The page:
Returning multiple types w/o a struct

This is a discussion on Returning multiple types w/o a struct within the C++ Programming forums, part of the General Programming Boards category; All right, this isn't really for me, but for a friend in my AP Computer science class... we're sort of ...

  1. #1
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    Returning multiple types w/o a struct

    All right, this isn't really for me, but for a friend in my AP Computer science class... we're sort of off topic right now in the class since we get to do what we want as long as we keep up.

    He's working on a class, and he overloaded the [] operator. He wanted it so that if you had

    object[1] that it would return an apstring object, and any other number would return a float.

    His reason for doing this is that he is making his class like a struct and wants to use a for loop to get all the data.

    He found varients, but those are MFC and we're still using console apps.

    I suggested he had a different overload: [] (float) so that 1.0 would work, but he said he wanted the for loop, and if you did that then you couldn't send it as a float.

    Is there any way to do this, or if necessary, to make it so that it returns an apstring (converts the floats to apstring, we know how to do that) and then the overload (or another function) returns the data?

  2. #2
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    I'm not sure what you mean. Use a union I guess:

    Code:
    union ReturnType
    {
        apstring *strValue;
        int intValue;
        bool boolValue;
        float floatValue;
    };
    That whole chuck takes up the size of the biggest variable in there, which they're both the same on a IA-32 system (32 bits). So it'd take 4 bytes, and acts just like a struct.

  3. #3
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    I don't know what a union is.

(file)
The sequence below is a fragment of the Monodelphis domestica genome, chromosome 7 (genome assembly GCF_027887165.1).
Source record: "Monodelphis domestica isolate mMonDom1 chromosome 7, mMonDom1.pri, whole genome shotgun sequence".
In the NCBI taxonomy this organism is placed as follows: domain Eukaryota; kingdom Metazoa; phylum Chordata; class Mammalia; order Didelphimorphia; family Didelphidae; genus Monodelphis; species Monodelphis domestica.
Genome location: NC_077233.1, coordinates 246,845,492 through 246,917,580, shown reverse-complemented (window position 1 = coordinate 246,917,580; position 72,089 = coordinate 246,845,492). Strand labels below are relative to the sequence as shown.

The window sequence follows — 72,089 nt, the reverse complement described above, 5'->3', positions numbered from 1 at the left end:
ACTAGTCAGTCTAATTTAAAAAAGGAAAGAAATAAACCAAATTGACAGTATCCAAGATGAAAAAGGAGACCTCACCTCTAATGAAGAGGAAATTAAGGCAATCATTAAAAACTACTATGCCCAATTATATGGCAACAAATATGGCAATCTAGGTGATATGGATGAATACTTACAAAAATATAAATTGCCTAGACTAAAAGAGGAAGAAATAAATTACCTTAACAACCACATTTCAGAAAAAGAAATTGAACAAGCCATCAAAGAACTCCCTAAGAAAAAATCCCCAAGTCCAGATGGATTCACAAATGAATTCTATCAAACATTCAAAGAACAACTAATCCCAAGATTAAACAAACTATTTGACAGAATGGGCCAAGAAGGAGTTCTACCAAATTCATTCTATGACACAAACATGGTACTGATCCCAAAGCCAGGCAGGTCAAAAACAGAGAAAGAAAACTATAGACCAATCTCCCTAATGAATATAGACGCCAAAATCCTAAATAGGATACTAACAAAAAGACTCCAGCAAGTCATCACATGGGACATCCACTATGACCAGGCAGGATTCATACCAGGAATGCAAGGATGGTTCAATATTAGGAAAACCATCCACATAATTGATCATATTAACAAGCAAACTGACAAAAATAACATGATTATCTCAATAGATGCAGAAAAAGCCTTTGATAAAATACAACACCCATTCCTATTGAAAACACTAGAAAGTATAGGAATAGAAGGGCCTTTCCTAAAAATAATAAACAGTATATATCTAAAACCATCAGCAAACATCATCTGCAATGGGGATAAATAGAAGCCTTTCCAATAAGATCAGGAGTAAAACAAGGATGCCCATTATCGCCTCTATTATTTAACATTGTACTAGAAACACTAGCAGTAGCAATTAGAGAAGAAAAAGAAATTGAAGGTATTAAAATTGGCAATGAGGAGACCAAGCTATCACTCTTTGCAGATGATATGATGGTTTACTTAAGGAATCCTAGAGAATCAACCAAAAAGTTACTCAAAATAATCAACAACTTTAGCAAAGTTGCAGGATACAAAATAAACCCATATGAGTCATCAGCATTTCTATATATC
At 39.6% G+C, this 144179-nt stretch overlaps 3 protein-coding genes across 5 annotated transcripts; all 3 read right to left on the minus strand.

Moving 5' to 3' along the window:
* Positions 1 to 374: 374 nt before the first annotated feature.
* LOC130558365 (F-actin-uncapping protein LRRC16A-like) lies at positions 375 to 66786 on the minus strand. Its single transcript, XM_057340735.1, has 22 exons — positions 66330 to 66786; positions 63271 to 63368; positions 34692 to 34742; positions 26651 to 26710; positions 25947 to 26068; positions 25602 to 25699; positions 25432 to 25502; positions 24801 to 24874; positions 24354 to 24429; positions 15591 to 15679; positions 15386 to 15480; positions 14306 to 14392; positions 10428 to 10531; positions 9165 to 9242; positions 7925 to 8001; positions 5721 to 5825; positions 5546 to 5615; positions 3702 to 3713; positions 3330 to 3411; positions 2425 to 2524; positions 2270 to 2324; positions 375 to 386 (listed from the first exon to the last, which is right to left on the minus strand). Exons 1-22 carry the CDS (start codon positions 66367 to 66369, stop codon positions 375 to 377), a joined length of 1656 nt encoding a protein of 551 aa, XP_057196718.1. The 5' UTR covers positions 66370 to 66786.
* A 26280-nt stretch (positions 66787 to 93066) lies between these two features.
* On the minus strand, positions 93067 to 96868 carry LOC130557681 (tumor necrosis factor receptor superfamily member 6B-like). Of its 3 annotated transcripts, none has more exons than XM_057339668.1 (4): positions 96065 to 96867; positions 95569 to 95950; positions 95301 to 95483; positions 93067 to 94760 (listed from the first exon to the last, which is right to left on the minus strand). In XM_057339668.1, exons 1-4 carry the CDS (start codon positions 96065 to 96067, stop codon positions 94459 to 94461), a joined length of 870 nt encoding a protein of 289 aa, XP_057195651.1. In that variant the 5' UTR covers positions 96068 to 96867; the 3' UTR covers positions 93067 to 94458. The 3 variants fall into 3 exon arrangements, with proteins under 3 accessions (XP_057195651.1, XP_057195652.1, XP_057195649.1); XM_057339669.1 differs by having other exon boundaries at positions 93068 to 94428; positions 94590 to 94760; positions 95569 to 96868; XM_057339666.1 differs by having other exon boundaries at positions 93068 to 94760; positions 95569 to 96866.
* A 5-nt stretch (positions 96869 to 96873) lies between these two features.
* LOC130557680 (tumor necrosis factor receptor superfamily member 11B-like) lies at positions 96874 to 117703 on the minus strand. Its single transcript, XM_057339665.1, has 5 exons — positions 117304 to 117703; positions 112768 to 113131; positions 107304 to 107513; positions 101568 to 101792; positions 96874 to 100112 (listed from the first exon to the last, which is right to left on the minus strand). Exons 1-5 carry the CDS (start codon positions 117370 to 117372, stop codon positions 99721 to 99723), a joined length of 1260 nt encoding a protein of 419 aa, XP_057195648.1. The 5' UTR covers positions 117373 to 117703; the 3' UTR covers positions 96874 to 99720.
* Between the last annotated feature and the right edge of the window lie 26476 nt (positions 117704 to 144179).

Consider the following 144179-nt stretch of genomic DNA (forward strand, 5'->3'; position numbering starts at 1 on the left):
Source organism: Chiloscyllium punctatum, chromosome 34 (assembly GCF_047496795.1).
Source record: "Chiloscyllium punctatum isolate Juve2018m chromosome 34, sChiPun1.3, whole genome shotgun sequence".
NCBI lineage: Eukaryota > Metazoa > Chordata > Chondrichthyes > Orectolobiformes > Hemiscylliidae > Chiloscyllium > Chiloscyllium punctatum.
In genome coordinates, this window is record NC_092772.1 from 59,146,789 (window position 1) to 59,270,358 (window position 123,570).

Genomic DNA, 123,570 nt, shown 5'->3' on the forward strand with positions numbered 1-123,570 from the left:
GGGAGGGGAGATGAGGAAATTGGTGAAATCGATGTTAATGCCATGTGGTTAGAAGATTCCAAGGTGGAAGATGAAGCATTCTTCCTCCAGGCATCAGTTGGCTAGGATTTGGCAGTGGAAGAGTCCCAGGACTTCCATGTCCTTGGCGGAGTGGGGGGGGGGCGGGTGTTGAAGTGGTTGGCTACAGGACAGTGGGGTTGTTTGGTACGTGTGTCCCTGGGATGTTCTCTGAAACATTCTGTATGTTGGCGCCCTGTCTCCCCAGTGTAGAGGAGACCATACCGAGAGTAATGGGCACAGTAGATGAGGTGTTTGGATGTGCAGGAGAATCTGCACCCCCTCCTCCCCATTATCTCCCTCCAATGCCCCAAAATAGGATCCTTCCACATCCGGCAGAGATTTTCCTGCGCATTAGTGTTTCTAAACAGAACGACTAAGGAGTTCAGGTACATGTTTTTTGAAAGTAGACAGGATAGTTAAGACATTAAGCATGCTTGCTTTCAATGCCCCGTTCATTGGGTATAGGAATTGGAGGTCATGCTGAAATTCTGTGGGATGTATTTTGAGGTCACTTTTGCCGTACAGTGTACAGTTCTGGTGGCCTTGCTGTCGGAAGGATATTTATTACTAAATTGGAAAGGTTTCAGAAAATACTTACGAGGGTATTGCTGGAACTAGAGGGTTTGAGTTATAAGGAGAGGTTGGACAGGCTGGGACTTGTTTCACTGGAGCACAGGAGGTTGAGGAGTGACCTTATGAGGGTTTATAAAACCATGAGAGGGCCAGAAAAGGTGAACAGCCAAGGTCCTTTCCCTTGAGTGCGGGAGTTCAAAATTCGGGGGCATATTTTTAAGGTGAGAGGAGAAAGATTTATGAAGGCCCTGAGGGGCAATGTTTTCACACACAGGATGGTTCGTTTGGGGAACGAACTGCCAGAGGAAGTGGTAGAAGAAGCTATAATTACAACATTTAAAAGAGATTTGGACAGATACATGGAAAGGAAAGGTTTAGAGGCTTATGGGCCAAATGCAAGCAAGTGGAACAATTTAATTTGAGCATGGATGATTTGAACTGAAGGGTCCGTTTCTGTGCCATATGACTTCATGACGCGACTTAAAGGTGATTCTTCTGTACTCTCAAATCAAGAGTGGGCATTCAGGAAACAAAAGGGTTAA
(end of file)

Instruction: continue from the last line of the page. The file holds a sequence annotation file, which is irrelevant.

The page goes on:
Basically, if this was used:

    cout << object[1] << endl;

    it needs to have the overload return an apstring.

    However, if any other number was in between the [ and ], it needs to return a float.

    The problem is this:

    If you specify a data type for a function, you have to use it. So either the overload can return an apstring or a float, but the only way I can see to do this is to have two functions.

    But if you have to use a float in the []s like this: [1.0], it defeats the whole purpose.

    The whole idea was to only return one data type, but it depends on the number passed to the overload

  4. #4
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    Return a structure of this form. (You might want to consider redesigning your program because this is kinda sketchy. Unless of course, your teacher assigned it this way.)

    Code:
    struct foo
    {     apstring myString;//would hold the apstring
          float myNumber;//would hold the float
          bool datatype;//false could mean use the string, true could mean use the float
    }
    Then, when in the overloaded operator function, set datatype to the appropriate value

  5. #5
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    once again, he only wants to return ONE data type, not 3. Its just that the data type that needs to be returned is different based on the number inside the [ ]s. If it is a 1, then it returns A apstring, otherwise it returns A float.

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    You can't return multiple data types like that. In a real OOP language, like Java, you could return the an Object instance which stands for everything. But in C++, since you can't subclass primitive values and probably not allowed to modify apstring, you must use a struct/union/class. I suggest you use a union. It acts just like a struct (in coding principles -- no functions though) except it takes much less space in memory. A union is a structure where you can put many variables in but they all have the SAME memory address. So the size of a union is the size of the biggest element in the union. So if you want to return an apstring or a float, put them in a union like I did before and return the union ReturnType. Then, in the callee function, you add .<membername> so that you can access the apstirng value of it or the float/int/whatever value of it. Or you could use a struct or a class which gets a bit more complicated because you want to overload operators (which you can also do in a union).

  7. #7
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    Originally posted by Trauts
    once again, he only wants to return ONE data type, not 3. Its just that the data type that needs to be returned is different based on the number inside the [ ]s. If it is a 1, then it returns A apstring, otherwise it returns A float.
    Once again, my code suggests that s/he returns only one data type, a foo struct.

  8. #8
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    its in a class.

  9. #9
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    Yes, it is in a struct, but it is considered to be 1 data type by the compiler. Hence, it can be returned.

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